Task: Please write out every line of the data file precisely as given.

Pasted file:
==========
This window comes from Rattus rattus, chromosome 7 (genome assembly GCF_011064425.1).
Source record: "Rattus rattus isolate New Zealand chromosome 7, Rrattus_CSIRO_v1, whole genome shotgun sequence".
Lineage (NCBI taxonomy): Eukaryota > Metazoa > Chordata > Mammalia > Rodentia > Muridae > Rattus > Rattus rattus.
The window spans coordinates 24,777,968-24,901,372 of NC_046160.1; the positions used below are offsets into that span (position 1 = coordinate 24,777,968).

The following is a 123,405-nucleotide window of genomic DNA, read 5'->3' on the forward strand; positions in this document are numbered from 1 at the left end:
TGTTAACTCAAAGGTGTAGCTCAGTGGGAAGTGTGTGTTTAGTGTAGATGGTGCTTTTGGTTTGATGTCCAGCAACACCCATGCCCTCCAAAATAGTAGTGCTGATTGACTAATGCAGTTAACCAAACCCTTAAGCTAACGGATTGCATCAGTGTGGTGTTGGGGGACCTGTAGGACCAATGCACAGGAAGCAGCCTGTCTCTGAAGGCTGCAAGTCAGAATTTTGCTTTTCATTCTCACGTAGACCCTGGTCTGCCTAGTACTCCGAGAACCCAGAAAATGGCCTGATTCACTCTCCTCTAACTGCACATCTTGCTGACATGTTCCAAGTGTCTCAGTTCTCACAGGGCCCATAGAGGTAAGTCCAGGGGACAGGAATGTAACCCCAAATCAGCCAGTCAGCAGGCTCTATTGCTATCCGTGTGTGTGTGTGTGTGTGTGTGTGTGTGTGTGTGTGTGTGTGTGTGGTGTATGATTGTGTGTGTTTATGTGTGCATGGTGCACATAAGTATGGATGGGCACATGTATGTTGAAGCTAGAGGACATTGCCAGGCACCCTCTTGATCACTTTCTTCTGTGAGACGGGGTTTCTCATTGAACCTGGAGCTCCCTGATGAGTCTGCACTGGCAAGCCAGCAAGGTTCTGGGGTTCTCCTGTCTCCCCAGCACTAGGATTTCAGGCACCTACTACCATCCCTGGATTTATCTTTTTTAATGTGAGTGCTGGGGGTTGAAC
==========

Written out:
This window comes from Rattus rattus, chromosome 7 (genome assembly GCF_011064425.1).
Source record: "Rattus rattus isolate New Zealand chromosome 7, Rrattus_CSIRO_v1, whole genome shotgun sequence".
Lineage (NCBI taxonomy): Eukaryota > Metazoa > Chordata > Mammalia > Rodentia > Muridae > Rattus > Rattus rattus.
The window spans coordinates 24,777,968-24,901,372 of NC_046160.1; the positions used below are offsets into that span (position 1 = coordinate 24,777,968).

The following is a 123,405-nucleotide window of genomic DNA, read 5'->3' on the forward strand; positions in this document are numbered from 1 at the left end:
TGTTAACTCAAAGGTGTAGCTCAGTGGGAAGTGTGTGTTTAGTGTAGATGGTGCTTTTGGTTTGATGTCCAGCAACACCCATGCCCTCCAAAATAGTAGTGCTGATTGACTAATGCAGTTAACCAAACCCTTAAGCTAACGGATTGCATCAGTGTGGTGTTGGGGGACCTGTAGGACCAATGCACAGGAAGCAGCCTGTCTCTGAAGGCTGCAAGTCAGAATTTTGCTTTTCATTCTCACGTAGACCCTGGTCTGCCTAGTACTCCGAGAACCCAGAAAATGGCCTGATTCACTCTCCTCTAACTGCACATCTTGCTGACATGTTCCAAGTGTCTCAGTTCTCACAGGGCCCATAGAGGTAAGTCCAGGGGACAGGAATGTAACCCCAAATCAGCCAGTCAGCAGGCTCTATTGCTATCCGTGTGTGTGTGTGTGTGTGTGTGTGTGTGTGTGTGTGTGTGTGTGTGGTGTATGATTGTGTGTGTTTATGTGTGCATGGTGCACATAAGTATGGATGGGCACATGTATGTTGAAGCTAGAGGACATTGCCAGGCACCCTCTTGATCACTTTCTTCTGTGAGACGGGGTTTCTCATTGAACCTGGAGCTCCCTGATGAGTCTGCACTGGCAAGCCAGCAAGGTTCTGGGGTTCTCCTGTCTCCCCAGCACTAGGATTTCAGGCACCTACTACCATCCCTGGATTTATCTTTTTTAATGTGAGTGCTGGGGGTTGAAC